Maybe all news, including weather news, is getting more alarmist these days (news as "entertainment"), but the predictions for last weekend were frightening...with weather maps looking like VanGogh's Starry Night, in a swirl of typhoons from the Pacific, expecting up to 150 mph winds and buckets or rain onto our dry ground.

Actually there were two tornadoes on the Oregon Coast and plenty of trees down in the friend, Jeff, may still be out on the West End, supervising clean-up in the Olympic National Park.

I and my Seattle brothers came out lucky. The only down spot was Jan and I deciding to miss the opening party at Bainbridge Island Art Museum on Friday. The museum bought one of her amazing artist books for their special book collection. See the link on her name above.

For this week's piece, I assembled a group of my father's things my mother saved and gave to me. I think it's best to have them arranged, rather than in a drawer. Here's what I wrote:

We Never Know...
Souvenir from Texas
Basic training194?
Dad missed WWII
And Korea
Got married
Had Children
The Army made
Him a psychiatrist
Instead of farmer/engineer/GP
Or Dead
He kept taking photos
Died at 62
A life                                           See my other blog at:

Monday, October 10, 2016

I Don't Like Daylight Savings Time!

The huge willow north of my house, a sliver of my fence in the foreground. I love the Bright green, and in a few weeks I'll see the strait of Juan de Fuca through its bare branches.

I realize that time is elastic and sometimes an artificial construct, but I wish Bush the younger had just left our time alone. These long, long dark mornings, then relatively bright evenings just don't seem right, now that the cooler weather and darker, wetter days have begun.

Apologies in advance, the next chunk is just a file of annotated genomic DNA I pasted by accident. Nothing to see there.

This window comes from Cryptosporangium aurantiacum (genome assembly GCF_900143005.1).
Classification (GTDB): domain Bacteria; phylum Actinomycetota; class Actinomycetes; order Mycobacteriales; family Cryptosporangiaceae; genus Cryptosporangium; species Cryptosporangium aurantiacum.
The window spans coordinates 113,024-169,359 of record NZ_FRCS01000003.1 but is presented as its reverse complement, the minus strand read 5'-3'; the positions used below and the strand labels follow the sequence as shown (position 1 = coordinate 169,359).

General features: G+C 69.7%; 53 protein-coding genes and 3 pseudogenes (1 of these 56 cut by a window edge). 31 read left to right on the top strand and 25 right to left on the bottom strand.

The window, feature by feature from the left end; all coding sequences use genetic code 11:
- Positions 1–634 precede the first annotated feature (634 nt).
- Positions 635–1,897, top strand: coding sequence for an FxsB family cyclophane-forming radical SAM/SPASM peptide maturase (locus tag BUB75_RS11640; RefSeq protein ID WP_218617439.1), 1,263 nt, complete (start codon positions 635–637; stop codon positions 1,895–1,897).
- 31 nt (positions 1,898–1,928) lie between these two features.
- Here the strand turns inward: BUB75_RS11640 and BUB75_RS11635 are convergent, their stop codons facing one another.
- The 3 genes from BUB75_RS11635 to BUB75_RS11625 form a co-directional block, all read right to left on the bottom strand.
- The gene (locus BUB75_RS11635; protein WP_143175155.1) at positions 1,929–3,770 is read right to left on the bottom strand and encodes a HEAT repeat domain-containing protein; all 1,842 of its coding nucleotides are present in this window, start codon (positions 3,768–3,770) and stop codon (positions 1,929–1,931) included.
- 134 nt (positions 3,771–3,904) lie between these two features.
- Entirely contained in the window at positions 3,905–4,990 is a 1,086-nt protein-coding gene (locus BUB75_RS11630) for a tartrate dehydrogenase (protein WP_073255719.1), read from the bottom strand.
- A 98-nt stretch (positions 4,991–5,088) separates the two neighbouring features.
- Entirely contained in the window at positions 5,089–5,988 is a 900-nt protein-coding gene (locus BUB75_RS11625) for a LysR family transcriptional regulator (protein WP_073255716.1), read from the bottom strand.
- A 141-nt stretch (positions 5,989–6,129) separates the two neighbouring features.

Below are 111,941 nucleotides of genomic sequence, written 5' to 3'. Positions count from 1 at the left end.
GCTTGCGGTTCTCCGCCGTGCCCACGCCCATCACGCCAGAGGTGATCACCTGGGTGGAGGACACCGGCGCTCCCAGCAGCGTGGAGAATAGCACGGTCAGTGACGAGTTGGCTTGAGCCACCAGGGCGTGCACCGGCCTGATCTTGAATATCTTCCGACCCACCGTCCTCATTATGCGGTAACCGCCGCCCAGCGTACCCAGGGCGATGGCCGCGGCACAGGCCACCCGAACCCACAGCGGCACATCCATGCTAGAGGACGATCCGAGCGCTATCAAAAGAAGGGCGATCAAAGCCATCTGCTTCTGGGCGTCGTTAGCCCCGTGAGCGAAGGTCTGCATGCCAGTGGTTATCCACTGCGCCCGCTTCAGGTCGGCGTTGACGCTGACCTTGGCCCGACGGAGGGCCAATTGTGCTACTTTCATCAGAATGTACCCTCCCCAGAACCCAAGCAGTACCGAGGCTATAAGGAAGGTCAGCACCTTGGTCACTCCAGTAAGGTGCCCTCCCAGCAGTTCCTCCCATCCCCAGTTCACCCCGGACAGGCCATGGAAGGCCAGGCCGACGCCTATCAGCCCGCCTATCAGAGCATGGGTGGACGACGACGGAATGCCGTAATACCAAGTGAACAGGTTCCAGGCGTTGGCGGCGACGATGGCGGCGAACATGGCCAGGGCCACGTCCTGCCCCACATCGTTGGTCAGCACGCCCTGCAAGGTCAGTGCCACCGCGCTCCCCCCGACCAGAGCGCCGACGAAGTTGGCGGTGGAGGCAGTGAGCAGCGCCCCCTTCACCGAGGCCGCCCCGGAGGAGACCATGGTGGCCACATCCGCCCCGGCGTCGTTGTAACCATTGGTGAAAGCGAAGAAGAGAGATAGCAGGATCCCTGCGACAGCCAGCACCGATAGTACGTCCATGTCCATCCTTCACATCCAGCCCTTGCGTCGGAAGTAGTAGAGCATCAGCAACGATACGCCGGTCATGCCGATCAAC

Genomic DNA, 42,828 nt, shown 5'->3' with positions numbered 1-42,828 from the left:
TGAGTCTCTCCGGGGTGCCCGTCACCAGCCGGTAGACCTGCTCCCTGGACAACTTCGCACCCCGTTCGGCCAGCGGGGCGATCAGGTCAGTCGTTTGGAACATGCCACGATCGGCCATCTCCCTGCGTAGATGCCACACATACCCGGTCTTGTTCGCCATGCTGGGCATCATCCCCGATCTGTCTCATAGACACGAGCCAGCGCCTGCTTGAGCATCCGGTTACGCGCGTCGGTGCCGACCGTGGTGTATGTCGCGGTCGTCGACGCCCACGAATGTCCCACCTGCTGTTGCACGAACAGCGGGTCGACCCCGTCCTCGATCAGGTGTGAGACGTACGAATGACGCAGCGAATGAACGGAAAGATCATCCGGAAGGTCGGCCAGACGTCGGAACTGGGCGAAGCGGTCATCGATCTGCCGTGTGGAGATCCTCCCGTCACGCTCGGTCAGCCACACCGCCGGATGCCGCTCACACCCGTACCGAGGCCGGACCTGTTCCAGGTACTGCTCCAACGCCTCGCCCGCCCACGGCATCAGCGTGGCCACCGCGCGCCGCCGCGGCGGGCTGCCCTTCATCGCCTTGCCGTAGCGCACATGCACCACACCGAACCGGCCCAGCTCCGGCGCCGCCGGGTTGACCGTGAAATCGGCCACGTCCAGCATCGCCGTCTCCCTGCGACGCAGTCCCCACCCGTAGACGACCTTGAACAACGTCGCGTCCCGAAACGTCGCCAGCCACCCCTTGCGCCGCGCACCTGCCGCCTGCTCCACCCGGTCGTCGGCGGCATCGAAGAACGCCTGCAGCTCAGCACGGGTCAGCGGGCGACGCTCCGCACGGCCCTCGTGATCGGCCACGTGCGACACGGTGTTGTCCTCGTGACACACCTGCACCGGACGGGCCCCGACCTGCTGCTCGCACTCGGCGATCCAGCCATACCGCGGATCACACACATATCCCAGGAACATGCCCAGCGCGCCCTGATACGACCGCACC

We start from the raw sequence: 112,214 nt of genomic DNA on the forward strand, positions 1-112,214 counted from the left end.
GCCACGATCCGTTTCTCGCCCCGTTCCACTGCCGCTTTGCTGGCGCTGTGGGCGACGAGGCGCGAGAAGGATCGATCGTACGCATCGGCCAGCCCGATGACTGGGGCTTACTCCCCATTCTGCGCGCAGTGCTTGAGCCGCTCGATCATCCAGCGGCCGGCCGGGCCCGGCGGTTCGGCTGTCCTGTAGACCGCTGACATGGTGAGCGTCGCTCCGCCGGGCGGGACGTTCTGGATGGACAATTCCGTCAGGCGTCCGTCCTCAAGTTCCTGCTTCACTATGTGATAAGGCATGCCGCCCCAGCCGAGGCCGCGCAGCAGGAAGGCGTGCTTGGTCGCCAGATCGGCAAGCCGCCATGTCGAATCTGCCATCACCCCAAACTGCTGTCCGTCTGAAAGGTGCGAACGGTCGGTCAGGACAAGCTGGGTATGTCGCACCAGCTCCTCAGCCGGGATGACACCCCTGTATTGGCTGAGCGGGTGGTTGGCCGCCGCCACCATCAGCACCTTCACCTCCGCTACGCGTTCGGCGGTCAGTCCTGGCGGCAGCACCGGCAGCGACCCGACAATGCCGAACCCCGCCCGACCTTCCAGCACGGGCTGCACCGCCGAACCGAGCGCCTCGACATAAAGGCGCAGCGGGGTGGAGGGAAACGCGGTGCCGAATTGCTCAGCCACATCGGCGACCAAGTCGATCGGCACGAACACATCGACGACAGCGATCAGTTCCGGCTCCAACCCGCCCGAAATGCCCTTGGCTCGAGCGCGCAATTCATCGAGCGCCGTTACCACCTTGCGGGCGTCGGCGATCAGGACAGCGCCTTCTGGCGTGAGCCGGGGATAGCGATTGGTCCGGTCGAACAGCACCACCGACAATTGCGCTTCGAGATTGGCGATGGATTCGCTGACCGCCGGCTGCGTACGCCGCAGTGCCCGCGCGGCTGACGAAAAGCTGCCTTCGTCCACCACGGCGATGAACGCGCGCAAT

Rosemary can grow into large bushes here, like in the Mediterranean. I'm trying again. Last time I planted one I was trying too hard to protect it from the deer, and also protected it from the sun. I'm told that the deer don't eat rosemary...we'll see.

Southeast corner of my back deck in the foreground. My back yard on a gray day, the sculpture I made with rebar, Paverpol, and rags has held up at least 3 winters. The plant in the lower right, Donkey-Tail Euphorbia, started babies ALL over my yard, so I'm starting to pull some out to preserve an area of rock. I still love to collect rocks.

So Many Interesting Things to Do! It took me a while to get into my new routine of being retired, but I am starting to enjoy it since last spring...and I think maybe getting my thyroid levels up to normal may have helped, too. I never had to take a prescription med before...except birth control, but I'm not doing too badly for close to 70...lots happier, too.

Beaded Pins, I made the backs yesterday...FUN to stitch and watch movies.

I am working more slowly now, enjoying all the processes more, taking time to run outside into the sun, read, make myself delicious meals, see friends...Katie and I will have a table at: A Holiday Handmade Fair at the Dungeness Grange on December 3. Come and see us to find Wonderful things at Reasonable, possibly ridiculously low prices.

See some of my Veterans pieces on my other blog at:

Monday, October 03, 2016

To Show or Not to Show?

Paper Artist Trading Cards for my new Ancestor: Making book. 2.5" x 3.5"

To show or not to show
Does art exist if it is not shown?
What about all the fees
And schlepping?
The lack of sales
The Rejections?

Backs of the cards above...I'm using actual photos...too many photos to save them all

But what about the
Unmistakable pride
And comraderie
Of seeing one’s efforts hung
And seeing others
Seeing the results of our efforts?

Side view of long-necked doll with marbleized fabric and beading, now on display in Sequim
The Sequim Fiber Arts Show
Museum and Arts Center
Washington Ave, Sequim,
Into December.

Thanks for your comments, Eileen. I need to re-remember how to link to my Amazon Author's my other blog: